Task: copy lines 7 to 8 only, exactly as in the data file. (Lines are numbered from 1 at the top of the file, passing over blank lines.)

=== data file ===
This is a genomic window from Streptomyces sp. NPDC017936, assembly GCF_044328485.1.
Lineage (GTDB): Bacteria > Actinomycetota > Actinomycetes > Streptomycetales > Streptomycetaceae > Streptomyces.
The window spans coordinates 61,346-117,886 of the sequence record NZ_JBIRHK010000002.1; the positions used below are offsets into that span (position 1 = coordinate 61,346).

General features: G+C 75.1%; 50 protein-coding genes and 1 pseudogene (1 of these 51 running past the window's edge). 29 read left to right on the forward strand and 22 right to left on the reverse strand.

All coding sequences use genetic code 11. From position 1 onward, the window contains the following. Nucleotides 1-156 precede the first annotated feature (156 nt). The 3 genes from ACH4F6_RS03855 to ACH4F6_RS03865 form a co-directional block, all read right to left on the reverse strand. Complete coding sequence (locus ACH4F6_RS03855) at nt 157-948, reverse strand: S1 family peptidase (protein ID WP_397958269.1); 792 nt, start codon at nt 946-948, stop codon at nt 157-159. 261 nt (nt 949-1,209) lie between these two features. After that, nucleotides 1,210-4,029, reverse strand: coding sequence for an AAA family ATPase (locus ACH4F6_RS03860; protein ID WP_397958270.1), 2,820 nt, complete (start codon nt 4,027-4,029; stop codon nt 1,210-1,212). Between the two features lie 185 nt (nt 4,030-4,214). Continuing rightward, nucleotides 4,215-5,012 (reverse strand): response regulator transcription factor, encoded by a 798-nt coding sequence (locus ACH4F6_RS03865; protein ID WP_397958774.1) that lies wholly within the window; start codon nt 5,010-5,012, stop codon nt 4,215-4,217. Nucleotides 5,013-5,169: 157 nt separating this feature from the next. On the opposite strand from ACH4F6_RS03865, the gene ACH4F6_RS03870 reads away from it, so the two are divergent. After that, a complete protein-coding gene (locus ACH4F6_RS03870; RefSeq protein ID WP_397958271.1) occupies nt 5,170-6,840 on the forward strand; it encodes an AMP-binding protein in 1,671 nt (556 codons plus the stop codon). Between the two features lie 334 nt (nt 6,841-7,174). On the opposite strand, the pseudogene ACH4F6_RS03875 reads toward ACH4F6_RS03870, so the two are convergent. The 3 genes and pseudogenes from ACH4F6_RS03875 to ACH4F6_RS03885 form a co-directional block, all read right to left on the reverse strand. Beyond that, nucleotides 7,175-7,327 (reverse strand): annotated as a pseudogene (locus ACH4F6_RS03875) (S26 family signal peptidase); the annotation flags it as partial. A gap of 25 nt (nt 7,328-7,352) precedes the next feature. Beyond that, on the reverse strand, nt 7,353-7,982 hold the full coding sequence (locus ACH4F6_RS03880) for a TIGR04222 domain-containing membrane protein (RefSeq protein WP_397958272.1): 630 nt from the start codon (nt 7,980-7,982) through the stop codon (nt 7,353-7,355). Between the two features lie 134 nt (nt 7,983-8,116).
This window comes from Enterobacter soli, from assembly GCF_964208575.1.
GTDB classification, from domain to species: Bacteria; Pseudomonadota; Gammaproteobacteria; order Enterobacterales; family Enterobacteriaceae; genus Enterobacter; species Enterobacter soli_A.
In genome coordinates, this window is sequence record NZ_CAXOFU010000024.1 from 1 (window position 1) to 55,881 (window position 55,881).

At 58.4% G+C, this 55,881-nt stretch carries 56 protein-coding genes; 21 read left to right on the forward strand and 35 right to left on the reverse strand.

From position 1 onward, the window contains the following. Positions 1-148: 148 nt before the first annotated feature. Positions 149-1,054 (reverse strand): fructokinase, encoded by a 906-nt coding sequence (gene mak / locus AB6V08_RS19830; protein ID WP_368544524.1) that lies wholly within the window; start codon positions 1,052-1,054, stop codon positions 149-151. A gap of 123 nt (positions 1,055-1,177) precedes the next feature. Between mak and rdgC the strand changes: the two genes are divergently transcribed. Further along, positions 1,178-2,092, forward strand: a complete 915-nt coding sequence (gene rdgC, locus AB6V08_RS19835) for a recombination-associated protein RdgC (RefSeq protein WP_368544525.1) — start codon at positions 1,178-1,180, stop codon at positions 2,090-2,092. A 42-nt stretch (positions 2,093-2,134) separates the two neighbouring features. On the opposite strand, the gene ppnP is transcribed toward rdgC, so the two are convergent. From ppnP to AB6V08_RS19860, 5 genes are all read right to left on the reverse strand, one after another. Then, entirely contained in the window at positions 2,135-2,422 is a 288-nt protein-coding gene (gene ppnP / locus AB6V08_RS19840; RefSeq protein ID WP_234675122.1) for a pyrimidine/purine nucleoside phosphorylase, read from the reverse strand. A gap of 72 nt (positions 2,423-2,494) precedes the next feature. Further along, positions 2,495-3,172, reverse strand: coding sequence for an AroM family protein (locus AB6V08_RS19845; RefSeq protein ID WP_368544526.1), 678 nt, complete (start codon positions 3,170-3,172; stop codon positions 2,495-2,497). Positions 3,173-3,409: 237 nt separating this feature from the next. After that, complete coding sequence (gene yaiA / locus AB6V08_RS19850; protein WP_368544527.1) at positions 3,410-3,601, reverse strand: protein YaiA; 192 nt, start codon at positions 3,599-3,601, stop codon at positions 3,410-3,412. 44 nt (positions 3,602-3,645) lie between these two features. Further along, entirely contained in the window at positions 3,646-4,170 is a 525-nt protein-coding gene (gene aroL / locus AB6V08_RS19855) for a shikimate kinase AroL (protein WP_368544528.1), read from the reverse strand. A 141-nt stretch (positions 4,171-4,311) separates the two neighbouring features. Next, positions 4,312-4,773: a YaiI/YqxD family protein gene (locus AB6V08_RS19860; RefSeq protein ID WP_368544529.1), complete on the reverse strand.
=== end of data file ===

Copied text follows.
GTDB classification, from domain to species: Bacteria; Pseudomonadota; Gammaproteobacteria; order Enterobacterales; family Enterobacteriaceae; genus Enterobacter; species Enterobacter soli_A.
In genome coordinates, this window is sequence record NZ_CAXOFU010000024.1 from 1 (window position 1) to 55,881 (window position 55,881).